Friday, January 29, 2010

Cream of Carrot Soup

Perfect on a chilly day, like we're having here! If the thought of "liquid carrots" puts you off, let me just say that my brothers expected to hate this, but they actually asked for seconds...and thirds. It's GOOD. Really creamy. Mom got the recipe from my younger sister's "American Girl's Pastimes" Samantha cookbook. You just never know!

(You might want to double, or triple, the recipe. It says it serves 6 as is.)


1 lb. Carrots
2 cups chicken broth
2 TBS butter
2 TBS flour
1/2 tsp. salt
1/8 tsp. cayenne pepper
1 cup half-and-half

Directions: (I've "updated" these, since I don't think most of my readers need to be told things like "have an adult help you peel the carrots. :)

Peel and rinse the carrots, then cut them into 1/2" slices. Put slices carrots into 2-quart sauce pan. Add chicken broth, and cook over medium heat. When broth begins to boil, turn heat down to medium low. Cover saucepan and cook for 20 minutes, or until carrots are very soft and break apart when pierced with a fork.

Place a colander in a large bowl, and pour contents of sauce pan into colander, catching the broth in the bowl below. Save the broth. Put the drained carrots back in the pan, and mash them until they are very smooth. (A food processor does this job very nicely, too!) Set pan aside.

In a larger saucepan, melt butter over medium heat. Stir in flour. Cook for 1 minute over low heat, stirring constantly. Add the mashed carrots, salt, and cayenne pepper. Stir to mix them together. Slowly stir in broth. Turn the heat up to medium high and cook for 10 minutes.

Add the half-and-half. Heat the soup slowly, stirring constantly. Do not let the soup boil. When heated thoroughly, ladle into bowls. Serve with crackers, if desired.

A few Amber pointers: Using a food processor instead of a fork to mash the carrots results in much creamier soup. Also, I don't like the crackers in my soup. We had this for lunch today, and I was so excited when Mom said she was making it. It is fabulous!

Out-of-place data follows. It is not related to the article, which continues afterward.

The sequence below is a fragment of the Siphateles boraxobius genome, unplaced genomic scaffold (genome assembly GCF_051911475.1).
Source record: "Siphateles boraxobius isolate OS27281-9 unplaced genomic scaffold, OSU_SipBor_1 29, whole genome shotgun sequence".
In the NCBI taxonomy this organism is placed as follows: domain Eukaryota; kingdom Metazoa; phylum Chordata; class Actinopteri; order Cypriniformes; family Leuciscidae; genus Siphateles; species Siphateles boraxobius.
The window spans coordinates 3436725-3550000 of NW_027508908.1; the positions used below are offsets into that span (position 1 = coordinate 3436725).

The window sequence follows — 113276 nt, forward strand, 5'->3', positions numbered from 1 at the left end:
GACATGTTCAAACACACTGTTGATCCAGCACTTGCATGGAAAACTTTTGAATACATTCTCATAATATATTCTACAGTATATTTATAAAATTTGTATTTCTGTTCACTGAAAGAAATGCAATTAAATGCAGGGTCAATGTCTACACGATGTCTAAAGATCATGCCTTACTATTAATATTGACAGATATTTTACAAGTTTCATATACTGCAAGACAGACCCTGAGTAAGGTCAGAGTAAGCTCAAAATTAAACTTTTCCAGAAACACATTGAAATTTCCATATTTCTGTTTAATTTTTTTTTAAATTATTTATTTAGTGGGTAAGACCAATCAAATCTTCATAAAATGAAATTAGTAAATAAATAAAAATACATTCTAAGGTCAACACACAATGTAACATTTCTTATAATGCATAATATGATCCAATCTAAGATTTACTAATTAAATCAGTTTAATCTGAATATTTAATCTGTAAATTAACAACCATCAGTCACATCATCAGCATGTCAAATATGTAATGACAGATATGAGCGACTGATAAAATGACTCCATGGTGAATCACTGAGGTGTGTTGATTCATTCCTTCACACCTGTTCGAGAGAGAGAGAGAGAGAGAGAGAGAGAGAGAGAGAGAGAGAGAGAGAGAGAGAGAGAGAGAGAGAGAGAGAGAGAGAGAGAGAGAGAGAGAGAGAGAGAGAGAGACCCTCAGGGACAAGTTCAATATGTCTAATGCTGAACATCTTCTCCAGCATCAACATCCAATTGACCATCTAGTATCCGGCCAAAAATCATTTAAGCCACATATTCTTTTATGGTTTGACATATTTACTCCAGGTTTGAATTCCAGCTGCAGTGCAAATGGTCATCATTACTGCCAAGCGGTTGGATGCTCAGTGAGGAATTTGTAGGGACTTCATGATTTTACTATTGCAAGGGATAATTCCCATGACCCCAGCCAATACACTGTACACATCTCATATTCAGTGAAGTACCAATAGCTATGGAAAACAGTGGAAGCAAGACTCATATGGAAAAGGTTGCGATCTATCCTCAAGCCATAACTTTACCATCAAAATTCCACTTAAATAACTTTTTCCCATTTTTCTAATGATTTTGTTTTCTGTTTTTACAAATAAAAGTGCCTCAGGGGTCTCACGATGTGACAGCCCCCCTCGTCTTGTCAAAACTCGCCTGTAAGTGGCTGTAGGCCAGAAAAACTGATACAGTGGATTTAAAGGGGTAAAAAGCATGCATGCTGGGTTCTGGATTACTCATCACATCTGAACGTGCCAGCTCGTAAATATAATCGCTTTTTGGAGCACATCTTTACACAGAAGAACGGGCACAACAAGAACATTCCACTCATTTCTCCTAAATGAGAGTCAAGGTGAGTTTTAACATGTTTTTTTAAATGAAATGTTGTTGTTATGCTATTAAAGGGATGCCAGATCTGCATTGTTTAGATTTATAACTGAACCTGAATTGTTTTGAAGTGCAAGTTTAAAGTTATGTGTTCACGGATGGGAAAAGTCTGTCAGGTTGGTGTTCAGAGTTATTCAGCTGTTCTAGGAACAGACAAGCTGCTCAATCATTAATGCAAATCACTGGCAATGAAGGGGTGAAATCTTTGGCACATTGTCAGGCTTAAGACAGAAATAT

Monday, January 25, 2010

If you loved "The Bethlehem Star," you'll love this too!

It's time for another video recommendation! This one I found by purposely searching for it; I remember watching something very similar to this when I was very little, and when I was reading through Exodus earlier this month, I wanted to find the video again.

I didn't find the exact video I was looking for, but this one is close. Be forewarned; I find the narrator's voice monotonous, but if you can get past that and listen to the facts she states, it's AMAZING. Remember finding out all that cool stuff, if you watched "The Bethlehem Star"? (Which I highly recommend, by the way.) Get ready to get excited again. Some of the stuff on this video is speculation, but the vast majority of it is pictures and videos of real locations in the middle east; things you will see for yourself.

Wanna hear about (and see!) chariot wheels found under the Red Sea?

How 'bout a mountain in Arabia that has a top that is burnt black...with no modern explanation?

Or would you like to see the remnants of an ancient altar at the foot of that altar whose origin the nomads don't know, and an altar that has pictures of calves graved in the rocks of which it's built?

Or would you like to see a huge rock in the wilderness of Arabia; a rock that is split in two, with water erosion marks coming out from that crack?

Are you curious yet?

Take the time to watch this first clip. (Just so you know, it gets better the farther along you get. It isn't until you get nearly to the end of this first clip that things start rolling.) Part 2 can be found here, and you'll see links to the rest of the parts from there.


Tuesday, January 19, 2010

Just some questions for you.

Because I like to hear from you!

~ Does anyone out there besides me cringe at the thought of breakfast in bed?

~ Do you sing loud when you're alone in the car?

~ Don't you just love waking up with a long, relaxed sigh, and feeling so incredibly cozy, as opposed to waking up with a jerk at the sound of the alarm, and rolling over to blindly find the snooze?

~ Would you rather cook or bake?

~ Does having other people in the kitchen with you when you're working annoy you or not?

~ Are you ready for spring?

~ Does anyone besides me look for the spell check button on the upper left-hand corner of a sheet of paper when you're writing with a pen and you mess up?

~ Did you have a song stuck in your head today?

~ Did you pause long enough to look at and enjoy something beautiful today?

~ Did you look anyone in the eyes today for more than a second?

~ Wanna smile? Go ahead. You've probably let your face fall into that settled, stare-at-the-screen, mopey, dead look. It's okay. Mine looks about the same way right now. But let's take a deep breath and lighten up our faces together. Ready? SMILE!!!!

~ Did you spin around just for fun any time this week?

~ Who is your favorite author?

~ What color is your hairbrush?

~ Got a favorite mountain?

Pick a question....or two or three or four!...and make me smile. :)

Monday, January 18, 2010

I love words.

I've been thinking today how easy it is to be dragged here and there by what we read.